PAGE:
The 3-2-1 Backup Strategy – SuperDuper! & CrashPlan+ Cloud Backup


Positive Projections recently received a question from Reno Dune regarding backing up the data on a new computer in case problems are encountered or if the computer crashes. The popular and widely advertised online backup system, Carbonite, is one Reno is considering using.

The concern for lost data is a common fear for computer users. Being knowledgeable about backup strategies can help protect against losing valuable information.

3-2-1 Backup Strategy

The 3-2-1 Backup Strategy

The most thorough strategy to have in place to protect your data is to keep three copies:

  1. The first copy is your original (your computer or whatever you use as your main disk).
  2. The second copy is your local backup.
  3. The third is the remote or cloud backup.

Click the Video Below

Having a local backup ensures you have an exact copy to use in case your original or main disk fails. An example of a local backup for a Mac is SuperDuper!, a recovery program that allows for rebootable backup.

The third back up—the remote or cloud backup—is just as essential. For example, what happens is your computer is stolen? You may have your local copy, but can still lose a significant amount of data. Remote or cloud backup allows you have access to your current data at any time from anywhere.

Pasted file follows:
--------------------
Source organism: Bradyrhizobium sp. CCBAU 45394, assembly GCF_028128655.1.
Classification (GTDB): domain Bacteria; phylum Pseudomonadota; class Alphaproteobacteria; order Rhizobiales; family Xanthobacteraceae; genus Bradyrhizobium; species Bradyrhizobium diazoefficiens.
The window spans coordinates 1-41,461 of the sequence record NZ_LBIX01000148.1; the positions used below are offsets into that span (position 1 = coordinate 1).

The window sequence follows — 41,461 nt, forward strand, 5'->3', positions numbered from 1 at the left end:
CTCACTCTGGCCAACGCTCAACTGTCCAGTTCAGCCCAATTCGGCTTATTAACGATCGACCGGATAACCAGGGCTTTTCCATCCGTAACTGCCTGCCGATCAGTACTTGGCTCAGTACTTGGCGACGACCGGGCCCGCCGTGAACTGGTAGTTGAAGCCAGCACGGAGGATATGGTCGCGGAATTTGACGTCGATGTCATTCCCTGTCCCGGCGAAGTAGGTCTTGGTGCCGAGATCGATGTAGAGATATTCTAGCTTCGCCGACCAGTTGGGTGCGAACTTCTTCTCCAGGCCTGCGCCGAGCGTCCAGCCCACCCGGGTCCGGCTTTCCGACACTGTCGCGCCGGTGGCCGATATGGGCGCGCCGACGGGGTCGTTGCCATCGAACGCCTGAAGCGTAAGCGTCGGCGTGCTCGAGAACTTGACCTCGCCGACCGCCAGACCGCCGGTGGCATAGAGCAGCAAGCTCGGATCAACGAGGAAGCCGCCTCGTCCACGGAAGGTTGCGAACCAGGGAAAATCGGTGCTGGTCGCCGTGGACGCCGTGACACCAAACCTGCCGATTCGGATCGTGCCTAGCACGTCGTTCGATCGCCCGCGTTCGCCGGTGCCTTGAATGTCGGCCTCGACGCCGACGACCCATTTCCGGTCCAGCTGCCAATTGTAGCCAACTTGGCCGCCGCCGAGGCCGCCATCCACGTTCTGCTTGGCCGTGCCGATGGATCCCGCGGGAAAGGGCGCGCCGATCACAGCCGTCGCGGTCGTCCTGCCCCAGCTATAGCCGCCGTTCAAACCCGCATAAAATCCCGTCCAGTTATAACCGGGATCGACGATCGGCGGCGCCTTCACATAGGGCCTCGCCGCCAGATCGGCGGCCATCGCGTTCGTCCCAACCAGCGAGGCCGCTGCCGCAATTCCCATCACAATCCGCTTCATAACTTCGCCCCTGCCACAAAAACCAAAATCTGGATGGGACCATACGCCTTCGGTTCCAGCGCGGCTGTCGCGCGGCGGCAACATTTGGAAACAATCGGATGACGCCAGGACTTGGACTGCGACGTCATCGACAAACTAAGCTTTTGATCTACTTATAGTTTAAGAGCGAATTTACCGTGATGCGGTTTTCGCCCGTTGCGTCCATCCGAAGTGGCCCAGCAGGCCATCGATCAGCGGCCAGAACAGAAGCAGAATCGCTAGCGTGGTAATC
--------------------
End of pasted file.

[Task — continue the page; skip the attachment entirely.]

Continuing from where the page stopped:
Cloud Backup

Carbonite is a popular remote backup system that has many good reviews by users. One remote backup system Positive Projections is familiar with is CrashPlan. This systems offers users different types of backup plans best suited for their specific needs (individuals and families, small businesses, or larger corporations).

Depending on the speed of your internet, backup times using CrashPlan can vary. It’s an efficient system to rely on for recovering previous-version files, deleted files, or even recovering a non-corrupted version of a corrupted file on your main or local copy.

Having in place your 3-2-1 backup strategy can provide you with a valuable lifeline in case your main disk crashes, your local backup fails, or your computer has been stolen.


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About the Author

Kirk VandenBergheCoaching and training in personal development, entrepreneurship, and technology since 1976.View all posts by Kirk VandenBerghe →

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